Ryan’s Quick Review: The General (1927)

The General

Your film journey will not be complete until you’ve seen a Buster Keaton comedy. The Great Stoneface was—along with Gene Kelly and Bruce Lee—one of the best athletes in the history of the movies. He was a daring stuntman who would perform his own stunts AND those of other cast members. In The General (as in so many of his great silent comedies), Keaton was the auteur who wrote, directed, produced, edited and starred as Johnnie Gray. He probably served lunch and pulled focus too.

The General is the story of a man and his train…and to a lesser extent, a man and his woman. When Annabelle (Marion Mack) rejects Johnnie for not being in the Confederate Army (which is only because they tell him he’s too valuable as an engineer), he goes back to his first love. Along the way, he gets caught up the Civil War anyway and does what he can to thwart the North on a critical set of railroad tracks. Hilarity frequently ensues.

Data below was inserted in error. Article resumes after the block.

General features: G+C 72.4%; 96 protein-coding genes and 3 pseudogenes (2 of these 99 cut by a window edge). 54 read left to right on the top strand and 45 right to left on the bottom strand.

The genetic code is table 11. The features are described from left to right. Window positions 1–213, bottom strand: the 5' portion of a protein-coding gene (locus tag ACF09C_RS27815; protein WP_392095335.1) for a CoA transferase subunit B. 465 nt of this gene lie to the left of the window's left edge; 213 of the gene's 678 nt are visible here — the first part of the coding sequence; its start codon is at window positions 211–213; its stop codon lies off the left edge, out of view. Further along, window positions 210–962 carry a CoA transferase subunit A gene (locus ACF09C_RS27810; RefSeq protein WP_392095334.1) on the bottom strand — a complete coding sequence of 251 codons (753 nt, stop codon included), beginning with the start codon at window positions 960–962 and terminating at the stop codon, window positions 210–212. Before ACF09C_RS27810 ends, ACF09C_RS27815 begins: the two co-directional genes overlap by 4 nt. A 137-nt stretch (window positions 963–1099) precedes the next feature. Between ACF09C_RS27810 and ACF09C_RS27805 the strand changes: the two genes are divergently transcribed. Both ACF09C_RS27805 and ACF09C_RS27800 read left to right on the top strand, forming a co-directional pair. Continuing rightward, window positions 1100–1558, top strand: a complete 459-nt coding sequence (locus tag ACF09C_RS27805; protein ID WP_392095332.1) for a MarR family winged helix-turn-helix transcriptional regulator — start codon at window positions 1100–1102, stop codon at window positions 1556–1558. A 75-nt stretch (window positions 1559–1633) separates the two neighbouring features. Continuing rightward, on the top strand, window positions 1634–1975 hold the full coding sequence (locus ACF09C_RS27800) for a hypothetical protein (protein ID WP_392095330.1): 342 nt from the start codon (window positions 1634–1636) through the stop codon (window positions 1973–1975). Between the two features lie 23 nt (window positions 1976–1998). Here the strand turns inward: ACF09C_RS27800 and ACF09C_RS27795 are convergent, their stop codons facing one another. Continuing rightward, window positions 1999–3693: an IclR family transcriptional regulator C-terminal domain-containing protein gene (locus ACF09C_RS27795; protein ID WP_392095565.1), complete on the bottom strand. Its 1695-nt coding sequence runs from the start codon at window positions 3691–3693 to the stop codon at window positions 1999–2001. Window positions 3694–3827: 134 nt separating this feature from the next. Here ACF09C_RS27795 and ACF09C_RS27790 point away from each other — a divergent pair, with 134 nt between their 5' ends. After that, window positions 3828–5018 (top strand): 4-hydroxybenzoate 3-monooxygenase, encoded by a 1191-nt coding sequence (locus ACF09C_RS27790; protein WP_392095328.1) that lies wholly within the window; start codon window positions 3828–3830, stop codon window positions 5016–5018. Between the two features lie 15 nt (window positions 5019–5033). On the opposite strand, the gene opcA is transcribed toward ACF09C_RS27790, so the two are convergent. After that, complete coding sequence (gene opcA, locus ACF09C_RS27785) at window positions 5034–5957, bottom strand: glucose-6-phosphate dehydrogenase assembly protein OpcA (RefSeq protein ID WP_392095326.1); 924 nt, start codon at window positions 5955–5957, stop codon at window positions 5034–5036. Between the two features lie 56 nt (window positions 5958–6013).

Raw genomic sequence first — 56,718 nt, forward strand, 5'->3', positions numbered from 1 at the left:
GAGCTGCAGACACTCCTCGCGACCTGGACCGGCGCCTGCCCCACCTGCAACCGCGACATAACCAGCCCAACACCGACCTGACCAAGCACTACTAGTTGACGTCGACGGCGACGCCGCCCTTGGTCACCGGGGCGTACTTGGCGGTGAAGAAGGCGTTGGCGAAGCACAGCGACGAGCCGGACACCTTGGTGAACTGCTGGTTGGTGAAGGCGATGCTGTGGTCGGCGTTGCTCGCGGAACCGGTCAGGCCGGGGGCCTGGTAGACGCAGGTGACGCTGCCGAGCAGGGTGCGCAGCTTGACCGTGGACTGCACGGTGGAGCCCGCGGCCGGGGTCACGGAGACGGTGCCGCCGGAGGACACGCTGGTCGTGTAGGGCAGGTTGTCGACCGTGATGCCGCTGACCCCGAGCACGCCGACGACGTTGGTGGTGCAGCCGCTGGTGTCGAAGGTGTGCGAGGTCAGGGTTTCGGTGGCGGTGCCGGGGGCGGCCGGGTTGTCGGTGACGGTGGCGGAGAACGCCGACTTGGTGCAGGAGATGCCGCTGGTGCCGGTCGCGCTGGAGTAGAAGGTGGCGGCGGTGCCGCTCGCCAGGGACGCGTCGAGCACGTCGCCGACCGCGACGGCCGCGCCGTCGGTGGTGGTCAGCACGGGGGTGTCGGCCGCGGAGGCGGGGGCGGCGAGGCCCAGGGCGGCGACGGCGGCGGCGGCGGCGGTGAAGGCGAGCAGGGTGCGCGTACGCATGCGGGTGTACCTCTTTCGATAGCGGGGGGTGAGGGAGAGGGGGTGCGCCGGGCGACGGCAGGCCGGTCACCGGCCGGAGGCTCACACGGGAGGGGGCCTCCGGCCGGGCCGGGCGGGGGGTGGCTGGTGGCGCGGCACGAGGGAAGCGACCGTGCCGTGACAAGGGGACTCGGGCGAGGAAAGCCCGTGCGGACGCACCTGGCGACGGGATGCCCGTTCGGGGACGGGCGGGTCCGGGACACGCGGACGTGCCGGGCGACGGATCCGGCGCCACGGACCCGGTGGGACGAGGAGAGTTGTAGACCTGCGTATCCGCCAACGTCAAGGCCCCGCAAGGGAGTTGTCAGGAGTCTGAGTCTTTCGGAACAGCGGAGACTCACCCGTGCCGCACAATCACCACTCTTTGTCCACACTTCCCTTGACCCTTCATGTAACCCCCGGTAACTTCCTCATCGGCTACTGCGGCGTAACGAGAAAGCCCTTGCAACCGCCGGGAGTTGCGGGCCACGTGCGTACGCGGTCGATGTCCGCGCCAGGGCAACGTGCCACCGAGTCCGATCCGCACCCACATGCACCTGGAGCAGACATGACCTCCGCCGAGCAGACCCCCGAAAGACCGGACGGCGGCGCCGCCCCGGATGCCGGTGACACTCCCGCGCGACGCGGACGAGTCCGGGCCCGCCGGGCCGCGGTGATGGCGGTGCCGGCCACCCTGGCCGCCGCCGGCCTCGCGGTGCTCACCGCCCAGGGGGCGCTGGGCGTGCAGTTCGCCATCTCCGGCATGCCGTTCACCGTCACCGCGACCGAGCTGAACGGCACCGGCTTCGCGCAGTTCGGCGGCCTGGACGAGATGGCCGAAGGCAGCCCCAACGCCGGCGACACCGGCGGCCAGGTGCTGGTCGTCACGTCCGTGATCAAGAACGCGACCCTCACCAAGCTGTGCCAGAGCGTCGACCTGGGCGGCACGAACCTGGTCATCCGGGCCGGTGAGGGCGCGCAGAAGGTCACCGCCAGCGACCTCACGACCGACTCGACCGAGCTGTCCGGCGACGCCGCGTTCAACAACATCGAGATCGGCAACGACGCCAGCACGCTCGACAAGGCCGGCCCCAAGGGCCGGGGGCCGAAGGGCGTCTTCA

The movie does have some ethical problems. When Annabelle ends up on Johnnie’s train, they DO make a good team, but that doesn’t stop him from getting abusive with her. He practically throttles her. Plus, the movie asks us to side not only with the South during the Civil War, but with the losing side. I don’t back losers! You’re lucky your calm resourcefulness is so charming and likable, Buster.

The General is almost a Die Hard movie where one ordinary outnumbered man battles an irresistible force and he just keeps surviving. Better yet, Keaton comes up with some of the best physical comedy of all time, performing some of the greatest stunts you’ll ever see on a moving train. Those must be at least 2 reasons the American Film Institute placed it 18th on their 2007 Top 100 list after not ranking it at all in 1998. They were onto something in ’07. The General overcomes any criticisms. It’s dynamite!

For more, check out our audio thoughts on The General in the podcast section!

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